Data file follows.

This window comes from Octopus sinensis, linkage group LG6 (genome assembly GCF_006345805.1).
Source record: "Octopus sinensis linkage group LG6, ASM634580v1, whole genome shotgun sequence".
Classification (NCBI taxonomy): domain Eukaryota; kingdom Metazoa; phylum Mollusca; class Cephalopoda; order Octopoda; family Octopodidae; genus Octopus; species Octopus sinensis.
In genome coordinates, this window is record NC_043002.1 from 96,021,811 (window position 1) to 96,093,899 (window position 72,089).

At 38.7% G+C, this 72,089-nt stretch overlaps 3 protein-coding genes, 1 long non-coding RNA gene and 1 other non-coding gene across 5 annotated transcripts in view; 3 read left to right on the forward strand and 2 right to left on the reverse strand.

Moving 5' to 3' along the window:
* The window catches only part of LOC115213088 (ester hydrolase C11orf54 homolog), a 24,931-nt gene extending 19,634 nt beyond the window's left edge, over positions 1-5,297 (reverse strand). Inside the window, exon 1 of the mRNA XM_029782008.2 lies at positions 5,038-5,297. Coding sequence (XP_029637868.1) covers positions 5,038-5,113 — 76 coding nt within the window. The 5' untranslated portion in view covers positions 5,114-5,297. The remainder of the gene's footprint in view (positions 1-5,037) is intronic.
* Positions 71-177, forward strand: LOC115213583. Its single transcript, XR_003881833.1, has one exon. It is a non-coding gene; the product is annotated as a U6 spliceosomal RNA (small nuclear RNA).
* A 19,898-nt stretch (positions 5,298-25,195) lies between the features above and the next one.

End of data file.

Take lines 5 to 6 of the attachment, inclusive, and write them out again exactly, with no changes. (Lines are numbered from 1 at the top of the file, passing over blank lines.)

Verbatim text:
At 38.7% G+C, this 72,089-nt stretch overlaps 3 protein-coding genes, 1 long non-coding RNA gene and 1 other non-coding gene across 5 annotated transcripts in view; 3 read left to right on the forward strand and 2 right to left on the reverse strand.

Moving 5' to 3' along the window: